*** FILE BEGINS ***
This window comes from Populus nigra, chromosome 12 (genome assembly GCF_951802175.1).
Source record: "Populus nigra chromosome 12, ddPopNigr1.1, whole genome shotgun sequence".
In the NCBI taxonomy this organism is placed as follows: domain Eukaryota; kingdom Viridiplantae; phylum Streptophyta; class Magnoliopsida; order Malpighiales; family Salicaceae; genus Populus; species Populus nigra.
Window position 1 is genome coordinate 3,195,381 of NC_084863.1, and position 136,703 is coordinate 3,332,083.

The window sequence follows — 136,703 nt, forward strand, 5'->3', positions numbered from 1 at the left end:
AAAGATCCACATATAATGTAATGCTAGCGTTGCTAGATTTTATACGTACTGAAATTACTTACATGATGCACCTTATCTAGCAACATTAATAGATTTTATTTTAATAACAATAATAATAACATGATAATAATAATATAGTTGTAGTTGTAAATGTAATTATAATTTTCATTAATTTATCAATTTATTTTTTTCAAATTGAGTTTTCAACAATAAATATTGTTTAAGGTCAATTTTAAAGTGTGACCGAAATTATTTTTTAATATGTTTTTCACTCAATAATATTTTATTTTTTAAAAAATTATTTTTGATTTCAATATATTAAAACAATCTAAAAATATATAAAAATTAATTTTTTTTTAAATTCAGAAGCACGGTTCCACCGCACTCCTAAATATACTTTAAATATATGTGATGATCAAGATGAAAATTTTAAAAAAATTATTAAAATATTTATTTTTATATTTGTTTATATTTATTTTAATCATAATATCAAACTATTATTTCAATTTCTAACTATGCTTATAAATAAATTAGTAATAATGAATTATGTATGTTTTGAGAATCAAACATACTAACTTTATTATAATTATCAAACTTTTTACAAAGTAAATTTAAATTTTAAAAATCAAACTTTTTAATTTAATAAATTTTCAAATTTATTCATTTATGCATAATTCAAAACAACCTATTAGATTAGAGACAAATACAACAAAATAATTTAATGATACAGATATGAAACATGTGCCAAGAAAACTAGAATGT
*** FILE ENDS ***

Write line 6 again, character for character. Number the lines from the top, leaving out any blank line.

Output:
AAAGATCCACATATAATGTAATGCTAGCGTTGCTAGATTTTATACGTACTGAAATTACTTACATGATGCACCTTATCTAGCAACATTAATAGATTTTATTTTAATAACAATAATAATAACATGATAATAATAATATAGTTGTAGTTGTAAATGTAATTATAATTTTCATTAATTTATCAATTTATTTTTTTCAAATTGAGTTTTCAACAATAAATATTGTTTAAGGTCAATTTTAAAGTGTGACCGAAATTATTTTTTAATATGTTTTTCACTCAATAATATTTTATTTTTTAAAAAATTATTTTTGATTTCAATATATTAAAACAATCTAAAAATATATAAAAATTAATTTTTTTTTAAATTCAGAAGCACGGTTCCACCGCACTCCTAAATATACTTTAAATATATGTGATGATCAAGATGAAAATTTTAAAAAAATTATTAAAATATTTATTTTTATATTTGTTTATATTTATTTTAATCATAATATCAAACTATTATTTCAATTTCTAACTATGCTTATAAATAAATTAGTAATAATGAATTATGTATGTTTTGAGAATCAAACATACTAACTTTATTATAATTATCAAACTTTTTACAAAGTAAATTTAAATTTTAAAAATCAAACTTTTTAATTTAATAAATTTTCAAATTTATTCATTTATGCATAATTCAAAACAACCTATTAGATTAGAGACAAATACAACAAAATAATTTAATGATACAGATATGAAACATGTGCCAAGAAAACTAGAATGT